Also discusses, national security, bipartisanship
By Kevin E. Foley
In a wide-ranging interview with Philipstown.info/The Paper, U.S. Rep. Sean Patrick Maloney expressed regret over his “yes” vote in November on a House bill that sought to certify procedures for admitting refugees from Syria into the United States. The hastily written American Security Against Foreign Enemies (SAFE) Act of 2015, passed by the Republican-led House but was never taken up by the Senate, came in the wake of the terrorist attacks in Paris that killed 130 people.
“Let me say something to my progressive friends,” said the Democrat, who represents the 18th Congressional District of New York, which includes Philipstown and Beacon. “I think I blew it on that vote. But what I want people to know is I thought there was a better way forward. We should be able to guarantee to the American people that refugees don’t pose a threat. The people we have been admitting from Syria are mostly kids and old ladies and people with family here. There has not been a single incidence of violence from anyone we have admitted.”
“I just didn’t think it made sense not to certify that and stand behind it,” he added. “And I thought the president was missing an opportunity to build bipartisan support for admitting more refugees as he wants to do to meet the need and do so with support from the American people.”
The legislation would have further tightened the certification process for refugees from Syria and Iraq hoping to enter the U.S. by requiring three agencies (the FBI, Department of Homeland Security and the Director of National Intelligence) to affirm that a refugee applicant is not a threat to Americans. President Obama and refugee advocates have argued that stringent screening is already in place for refugees, with wait times approaching two years.
At the end of a discussion of the terrorist threat from ISIS and the refugee problem facing Europe, Maloney was asked about his position on refugees coming to the U.S. and his rationale for his vote. Maloney said his basic position that further certification would help convince a broader swath of the American people that admission of more refugees is doable hasn’t changed. However, he said he regretted that his vote gave the wrong impression of his intent.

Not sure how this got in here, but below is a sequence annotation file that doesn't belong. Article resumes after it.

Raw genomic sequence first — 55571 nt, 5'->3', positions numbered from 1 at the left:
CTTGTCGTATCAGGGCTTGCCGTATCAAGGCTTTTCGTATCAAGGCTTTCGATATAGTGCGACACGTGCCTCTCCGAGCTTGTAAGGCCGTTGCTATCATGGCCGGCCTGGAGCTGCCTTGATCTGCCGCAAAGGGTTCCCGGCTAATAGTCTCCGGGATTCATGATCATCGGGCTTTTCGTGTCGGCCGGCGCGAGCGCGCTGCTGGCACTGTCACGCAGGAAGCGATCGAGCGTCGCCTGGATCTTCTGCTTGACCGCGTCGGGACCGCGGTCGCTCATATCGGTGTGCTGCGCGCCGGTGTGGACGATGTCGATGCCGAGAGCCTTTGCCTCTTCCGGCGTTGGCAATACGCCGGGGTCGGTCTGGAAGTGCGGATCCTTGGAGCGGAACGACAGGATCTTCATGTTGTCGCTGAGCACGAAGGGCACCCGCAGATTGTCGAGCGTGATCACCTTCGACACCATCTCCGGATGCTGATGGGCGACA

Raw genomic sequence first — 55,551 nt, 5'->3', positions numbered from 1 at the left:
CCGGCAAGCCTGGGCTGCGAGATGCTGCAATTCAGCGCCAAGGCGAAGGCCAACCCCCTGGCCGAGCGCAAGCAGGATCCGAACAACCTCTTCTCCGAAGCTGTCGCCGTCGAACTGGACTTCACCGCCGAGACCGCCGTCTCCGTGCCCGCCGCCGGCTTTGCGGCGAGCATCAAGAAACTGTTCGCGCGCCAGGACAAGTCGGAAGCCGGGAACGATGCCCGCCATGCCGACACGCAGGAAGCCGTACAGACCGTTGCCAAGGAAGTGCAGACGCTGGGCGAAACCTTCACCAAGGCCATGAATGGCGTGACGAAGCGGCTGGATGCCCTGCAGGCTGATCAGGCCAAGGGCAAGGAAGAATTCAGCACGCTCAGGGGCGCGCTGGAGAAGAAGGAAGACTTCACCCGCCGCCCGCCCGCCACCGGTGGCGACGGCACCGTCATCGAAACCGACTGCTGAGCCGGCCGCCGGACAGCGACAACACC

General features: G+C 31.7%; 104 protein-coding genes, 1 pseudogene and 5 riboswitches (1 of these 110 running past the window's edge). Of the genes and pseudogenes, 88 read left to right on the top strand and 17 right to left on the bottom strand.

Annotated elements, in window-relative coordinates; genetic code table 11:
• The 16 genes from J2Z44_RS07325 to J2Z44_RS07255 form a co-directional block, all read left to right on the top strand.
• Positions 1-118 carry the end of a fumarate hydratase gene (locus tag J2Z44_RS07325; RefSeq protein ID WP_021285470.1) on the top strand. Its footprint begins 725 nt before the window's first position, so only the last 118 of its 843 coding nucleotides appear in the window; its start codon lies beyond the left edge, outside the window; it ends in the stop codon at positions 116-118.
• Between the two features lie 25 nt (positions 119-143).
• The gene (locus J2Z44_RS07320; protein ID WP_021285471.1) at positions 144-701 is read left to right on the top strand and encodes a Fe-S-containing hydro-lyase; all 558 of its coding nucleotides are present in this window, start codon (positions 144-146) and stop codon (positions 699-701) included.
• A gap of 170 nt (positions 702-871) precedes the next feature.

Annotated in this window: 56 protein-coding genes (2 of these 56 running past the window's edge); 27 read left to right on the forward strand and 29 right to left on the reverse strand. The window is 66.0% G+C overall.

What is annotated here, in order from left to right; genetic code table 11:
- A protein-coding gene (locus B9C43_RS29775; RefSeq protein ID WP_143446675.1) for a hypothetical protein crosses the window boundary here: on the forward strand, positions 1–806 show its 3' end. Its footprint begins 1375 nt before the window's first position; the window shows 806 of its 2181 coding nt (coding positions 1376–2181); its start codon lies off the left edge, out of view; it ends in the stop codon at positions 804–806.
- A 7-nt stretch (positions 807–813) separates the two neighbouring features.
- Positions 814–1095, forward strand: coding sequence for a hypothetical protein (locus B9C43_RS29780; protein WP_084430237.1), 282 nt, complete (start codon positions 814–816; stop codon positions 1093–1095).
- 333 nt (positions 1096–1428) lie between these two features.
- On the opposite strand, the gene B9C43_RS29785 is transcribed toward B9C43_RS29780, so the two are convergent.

“What the issue became in the Congress was a symbolic debate between the two sides,” he said. “I think I missed that. So, while I continue to believe there was a better way forward to stand behind the extensive screening process we already use and improve on it to help refugees who desperately need help, I think I missed the symbolic meaning to people and I am sorry about that.”
Reviewing the year
Maloney is in the second year of his second term and faces re-election in November. He has told The Paper in the past that he is especially proud of his work in 2015 on federal road and rail infrastructure legislation as a member of the House Transportation Committee. The bill, which received bipartisan support, will fund a variety of projects to upgrade highways, mass transit systems and, Maloney stresses, local bridges, which he said he particularly advocated for.
Money for better train safety technology, another Maloney special issue, is also in the bill, which he said would benefit both the Metro-North system and the freight line on the west bank of the Hudson “where oil trains are a tremendous danger.” Maloney stressed that the legislation is ”fully paid for with real dollars,” allowing state and local officials to propose and plan projects.